Calexico Police Chief
Gonzalo Gerardo said he is often so busy with administrative work he is not as
visible as a chief from one of the county’s largest departments as he would
“I love staying busy, but
we do miss out on a lot of important meetings with other agencies and in the
community because there’s only two of us,” Gerardo told the Calexico City
Council on Nov. 6, referring to an increased workload he shares with a single
Gerardo went before the
council to make his case to re-open an unfunded lieutenant position and promote
from among his qualified sergeants and officers to fill the spot. To make that
happen the chief proposed leaving vacant one of five open police officer
positions to offset costs.
The council agreed,
approving the chief’s proposal with a 4-0 vote. The measure includes spending
up to $15,000 on an outside firm to administer the lieutenant test in-house.
Council member Morris Reisen was absent from the meeting.
Gerardo pointed out to
the council that nearly every other local law enforcement agency has at least
two lieutenants or commanders under the chief. During a recent interview
Gerardo said he is working alongside his operations lieutenant, who primarily oversees
the patrol division.
He added he needs a
support-services lieutenant. That position would oversee all nonsworn
personnel, such as dispatchers, animal control officers and traffic-meter
officers, the investigations unit, and the records and evidence divisions, as
well as administer grants.
Benefits of Going
To save the city money,
Gerardo said he will promote from within his ranks exclusively. If none of his
officers or sergeants can pass the lieutenants’ exam he will abandon the idea
and leave the position vacant.
He said going in-house
will help save up to $50,000 a year in overtime. Although a lieutenant would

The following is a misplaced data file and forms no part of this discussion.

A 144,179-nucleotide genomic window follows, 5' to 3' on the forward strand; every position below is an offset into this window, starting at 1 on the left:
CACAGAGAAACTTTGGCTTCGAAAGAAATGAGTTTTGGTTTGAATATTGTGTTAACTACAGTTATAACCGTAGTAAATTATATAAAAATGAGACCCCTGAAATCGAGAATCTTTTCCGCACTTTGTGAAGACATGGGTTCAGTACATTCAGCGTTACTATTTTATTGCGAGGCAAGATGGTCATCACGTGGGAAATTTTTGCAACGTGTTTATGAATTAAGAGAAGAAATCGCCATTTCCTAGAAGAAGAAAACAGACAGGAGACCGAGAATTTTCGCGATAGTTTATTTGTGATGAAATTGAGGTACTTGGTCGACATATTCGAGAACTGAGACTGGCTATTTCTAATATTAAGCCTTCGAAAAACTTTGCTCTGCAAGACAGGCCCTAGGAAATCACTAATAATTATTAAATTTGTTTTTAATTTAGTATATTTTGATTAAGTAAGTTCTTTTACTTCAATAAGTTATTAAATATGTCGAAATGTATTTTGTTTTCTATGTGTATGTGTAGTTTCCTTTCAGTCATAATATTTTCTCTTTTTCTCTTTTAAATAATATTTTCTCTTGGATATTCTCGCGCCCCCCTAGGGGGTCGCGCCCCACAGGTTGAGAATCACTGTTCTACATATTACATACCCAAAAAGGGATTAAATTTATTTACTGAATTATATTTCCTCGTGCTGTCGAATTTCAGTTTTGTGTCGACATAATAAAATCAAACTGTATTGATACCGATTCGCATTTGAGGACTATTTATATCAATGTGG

command a higher base salary, he or she would be an exempt employee no longer be
eligible for the overtime pay sergeants and officers can earn.
told the council he wants to stay in-house “because nothing brings up the
morale more than to promote from within. That tells your officers you are
willing to give them a chance to prove themselves.”
Former Mayor Riles Chief
Former city mayor and
council member Joong Kim made his usual appearance to criticize the council and
staff stating, “They say in Calexico, so
many chiefs, but not enough Indians … Calexico needs more officers first.”
Kim riled up Gerardo and
another police official when he started criticizing the decision to recruit
from inside the department.
“When you go to
management, you should have somebody proven from the outside,” Kim said.
Gerardo nearly ran back
up to the dais to take Kim to task for insulting him and his officers.
“I rose up through the
ranks to be chief,” Gerardo said, “and it’s insulting to my officers to say
management can’t go in-house. Every city and the (county) Sheriff’s Office goes
in-house for its management positions.”
Representing the Calexico
Police Officers’ Association, Sgt. Sean Acuna, came up to show the
association’s support for the chief’s plan, but he also turned his attention to
“History has shown that
officers hired from the inside always flourish … What the chief talked about
with morale being boosted, it’s so true,” he said. “It shows that command staff
has confidence in its subordinates. Going from the outside has always been
disastrous. We’ve had so many chiefs from other entities in the past that
Calexico has never prospered from it.”
Acuna also took the
opportunity to set the record straight with the department’s attempts to fill
its empty but funded officer positions.
“We’re actively trying to
hire police officers, but there’s not a big pool of applicants, and the
applicants we’ve had have not been successful in the testing process. Two who
tested well didn’t make it through the training program,” Acuna said. “We have
high standards here in Calexico. It’s a fast-paced police department. It’s not for
He added the department
has hired eight officers in the last year, but only three of those officers
remain with the department.
“It’s a very intense
training process,” Acuna said.
Before voting, Mayor Pro
Tem David Romero said, “I think it makes logical sense to start in-house first.
… Those officers have a knowledge of the community, a knowledge of the streets
and trust in the community.”
The chief, in his
report to the council as part of the agenda for the Nov. 6 meeting, described
the requirements to apply for the lieutenant’s position. He reported only
sergeants and officers who hold a supervisory California Commission on Peace
Officer Standards and Training certificate, or an officer with a bachelor’s
degree or higher and an Advanced POST certificate, would be eligible to apply. Gerardo
noted he does have several staff members with these qualifications.